Native Soul

By Harris Salat

Published on July 13, 2009

Hisao Nakahigashi began his rounds at seven in the morning. Dressed in a brown suede jacket, jeans, and orange rubber boots, the chef guided his silver van along narrow, winding lanes in the northern outskirts of Kyoto, Japan's former imperial capital. Against a backdrop of low-slung mountains, we passed traditional Japanese houses, rows of prefab apartment buildings, and, as we moved north out of the city, one- and two-acre farm plots planted with rows of carrots, daikon, cabbage, leeks, mustard greens, turnips, burdock root, and other varieties of kyo-yasai—the traditional heirloom vegetables of Kyoto Prefecture.

Chef Nakahigashi, a trim 56-year-old who grew up in the nearby mountains and cooked at his parents' inn outside Kyoto, can be found almost every morning amid these small farms, procuring the foods for the evening menu at Shojiki Nakahigashi, his 28-seat restaurant in Kyoto. Shojiki means eating grass, and until I witnessed the chef's almost mystic relationship with the roots, wild herbs, and other plants that are the cornerstones of his cooking, the name didn't seem to fit an upscale restaurant with a worshipful following in Japan and a six-month waiting list for reservations.

We pulled up to the home of Tojikazu Kitamura, a bus driver who tends a half-acre family plot that has been handed down through the generations. Kitamura, a compact man in his 60s, came out of the house, handed the chef a bag of taro roots, and led us past a small stream to his farming plot. Suddenly, Nakahigashi broke away from us and rushed ankle-deep into the burbling stream. "You see these weeds?" he said, as he crouched over a clump of green and purple leaves sprouting along the embankment. "They're edible." He yanked out several bunches and washed the mud off the roots: wild watercress, upland cress, and water dropwort, he explained. Moments later, Nakahigashi strode over to a grassy mound at the edge of the field, dropped to his knees, and, using a small handheld scythe, cut away a knot of red leaves: wild sorrel. Then he probed the tangle of grasses further, searching for one-inch shoots of tsukushi, a bitter-tasting plant. On finding a shoot, the chef raised his eyebrows and smiled.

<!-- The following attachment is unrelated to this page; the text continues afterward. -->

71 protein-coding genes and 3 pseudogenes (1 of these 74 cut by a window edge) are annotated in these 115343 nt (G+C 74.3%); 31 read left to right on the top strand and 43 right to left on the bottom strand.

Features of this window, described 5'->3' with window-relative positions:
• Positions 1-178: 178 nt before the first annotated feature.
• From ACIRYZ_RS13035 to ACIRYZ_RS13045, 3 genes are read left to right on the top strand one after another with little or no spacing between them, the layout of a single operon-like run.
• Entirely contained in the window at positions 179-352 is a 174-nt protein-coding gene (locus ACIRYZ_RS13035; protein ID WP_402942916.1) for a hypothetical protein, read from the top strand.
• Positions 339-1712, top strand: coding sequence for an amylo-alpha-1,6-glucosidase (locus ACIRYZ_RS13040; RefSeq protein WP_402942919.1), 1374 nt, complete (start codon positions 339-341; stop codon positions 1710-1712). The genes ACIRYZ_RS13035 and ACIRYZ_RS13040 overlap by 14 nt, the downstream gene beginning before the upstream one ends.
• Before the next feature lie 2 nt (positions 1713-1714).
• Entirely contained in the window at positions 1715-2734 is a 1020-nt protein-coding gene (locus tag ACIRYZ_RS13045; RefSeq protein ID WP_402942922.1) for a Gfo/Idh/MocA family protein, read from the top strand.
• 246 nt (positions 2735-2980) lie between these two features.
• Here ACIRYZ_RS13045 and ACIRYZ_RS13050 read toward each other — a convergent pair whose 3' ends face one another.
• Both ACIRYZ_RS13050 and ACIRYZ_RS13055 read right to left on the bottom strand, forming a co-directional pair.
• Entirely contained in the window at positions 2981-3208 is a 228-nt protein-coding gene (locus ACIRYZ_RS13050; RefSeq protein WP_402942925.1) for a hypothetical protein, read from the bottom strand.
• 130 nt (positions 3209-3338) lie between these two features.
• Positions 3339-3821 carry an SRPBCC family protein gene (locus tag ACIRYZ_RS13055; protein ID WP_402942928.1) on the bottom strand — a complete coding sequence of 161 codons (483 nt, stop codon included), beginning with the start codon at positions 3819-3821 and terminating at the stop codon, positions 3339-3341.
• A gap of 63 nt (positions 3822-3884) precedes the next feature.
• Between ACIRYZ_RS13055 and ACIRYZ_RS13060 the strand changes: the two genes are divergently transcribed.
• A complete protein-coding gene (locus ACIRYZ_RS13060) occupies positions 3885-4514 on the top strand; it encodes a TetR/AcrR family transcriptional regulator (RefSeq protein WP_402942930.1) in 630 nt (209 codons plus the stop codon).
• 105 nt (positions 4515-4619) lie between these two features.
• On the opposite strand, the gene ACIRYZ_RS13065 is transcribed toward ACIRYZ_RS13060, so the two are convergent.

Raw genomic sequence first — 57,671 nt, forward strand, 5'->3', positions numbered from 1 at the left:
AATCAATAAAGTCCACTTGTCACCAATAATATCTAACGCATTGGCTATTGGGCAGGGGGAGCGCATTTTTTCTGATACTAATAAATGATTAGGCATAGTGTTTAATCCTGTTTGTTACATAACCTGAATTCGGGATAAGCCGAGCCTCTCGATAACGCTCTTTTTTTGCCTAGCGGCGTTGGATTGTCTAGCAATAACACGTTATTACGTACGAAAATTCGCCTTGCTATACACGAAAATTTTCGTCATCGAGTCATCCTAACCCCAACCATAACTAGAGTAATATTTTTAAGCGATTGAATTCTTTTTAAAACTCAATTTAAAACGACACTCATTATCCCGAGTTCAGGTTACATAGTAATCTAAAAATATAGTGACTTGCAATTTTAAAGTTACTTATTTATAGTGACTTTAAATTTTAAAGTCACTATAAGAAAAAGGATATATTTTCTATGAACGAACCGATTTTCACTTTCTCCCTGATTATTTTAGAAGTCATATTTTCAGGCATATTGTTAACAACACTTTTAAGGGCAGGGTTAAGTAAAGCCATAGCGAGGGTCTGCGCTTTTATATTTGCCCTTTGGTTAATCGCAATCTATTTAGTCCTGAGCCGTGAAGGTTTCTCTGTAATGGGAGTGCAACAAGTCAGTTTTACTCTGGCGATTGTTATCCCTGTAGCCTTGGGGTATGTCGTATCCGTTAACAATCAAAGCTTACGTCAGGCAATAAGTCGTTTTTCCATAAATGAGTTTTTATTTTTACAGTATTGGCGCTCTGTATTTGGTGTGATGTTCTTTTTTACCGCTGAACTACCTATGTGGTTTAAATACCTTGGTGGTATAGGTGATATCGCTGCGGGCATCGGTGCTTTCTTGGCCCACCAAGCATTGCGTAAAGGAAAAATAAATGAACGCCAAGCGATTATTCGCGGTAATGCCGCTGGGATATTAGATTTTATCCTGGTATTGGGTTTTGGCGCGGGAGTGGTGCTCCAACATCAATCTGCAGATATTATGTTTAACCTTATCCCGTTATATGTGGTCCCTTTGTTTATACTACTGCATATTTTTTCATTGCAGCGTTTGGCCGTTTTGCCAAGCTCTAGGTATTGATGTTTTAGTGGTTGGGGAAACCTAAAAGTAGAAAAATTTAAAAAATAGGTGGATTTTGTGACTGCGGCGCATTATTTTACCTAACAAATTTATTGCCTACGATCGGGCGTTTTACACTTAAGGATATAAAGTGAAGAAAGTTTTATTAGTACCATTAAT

In addition to cultivated heirloom vegetables, Nakahigashi told me, he cooks with wild-growing plants whenever possible. He said that when he serves wild udo—a fragrant, asparagus-like plant—customers sometimes complain that it's too bitter; they're accustomed to the milder taste of the farm-raised variety. "But I want to let my customers know that wild udo is the true flavor; I want to be the messenger of the real taste of udo." Nakahigashi also insists on cooking his vegetables on the same day he buys them from the farmers, "so that they taste as they do when they're still alive".

Finally, Nakahigashi loaded the wild greens, along with burdock, flowering rape shoots, and softball-size Kyoto turnips, into the van, and we drove away. We visited five more farmers that morning; all of them greeted the chef like an old friend. "They are my family," Nakahigashi said, as we headed back into the city. It is a slow way to buy ingredients, but Nakahigashi believes that the vegetables these farmers grow in their tiny fields and forage on their land retain more of the foods' "original flavor".

The dishes that Nakahigashi cooks reflect Kyoto's particular inland topography. Surrounded by mountains and valleys on the central Japanese island of Honshu, this ancient city and its environs were, until the relatively recent advent of rail and motor transport, largely cut off from the ocean and fresh seafood, which became the foundation of the cuisine in many other parts of Japan. Because of that, most people here cooked with homegrown heirloom vegetables, tofu, river and lake fish, wild game, salted mackerel and other preserved fish hauled from the coast, and greens collected from the forests and valleys. These ingredients informed the sophisticated ceremonial cuisines that evolved in Kyoto's imperial courts, as well as the simpler preparations that prevailed in many Kyoto households.